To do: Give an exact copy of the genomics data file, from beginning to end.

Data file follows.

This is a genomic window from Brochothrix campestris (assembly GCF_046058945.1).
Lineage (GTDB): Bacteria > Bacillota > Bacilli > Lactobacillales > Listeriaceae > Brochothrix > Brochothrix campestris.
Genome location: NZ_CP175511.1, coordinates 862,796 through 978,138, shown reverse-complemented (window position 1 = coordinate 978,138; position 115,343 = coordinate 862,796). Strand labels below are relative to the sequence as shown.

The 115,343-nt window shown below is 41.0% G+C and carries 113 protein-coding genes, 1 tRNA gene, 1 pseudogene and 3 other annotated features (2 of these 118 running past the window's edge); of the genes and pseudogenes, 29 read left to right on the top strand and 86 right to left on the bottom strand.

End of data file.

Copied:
This is a genomic window from Brochothrix campestris (assembly GCF_046058945.1).
Lineage (GTDB): Bacteria > Bacillota > Bacilli > Lactobacillales > Listeriaceae > Brochothrix > Brochothrix campestris.
Genome location: NZ_CP175511.1, coordinates 862,796 through 978,138, shown reverse-complemented (window position 1 = coordinate 978,138; position 115,343 = coordinate 862,796). Strand labels below are relative to the sequence as shown.

The 115,343-nt window shown below is 41.0% G+C and carries 113 protein-coding genes, 1 tRNA gene, 1 pseudogene and 3 other annotated features (2 of these 118 running past the window's edge); of the genes and pseudogenes, 29 read left to right on the top strand and 86 right to left on the bottom strand.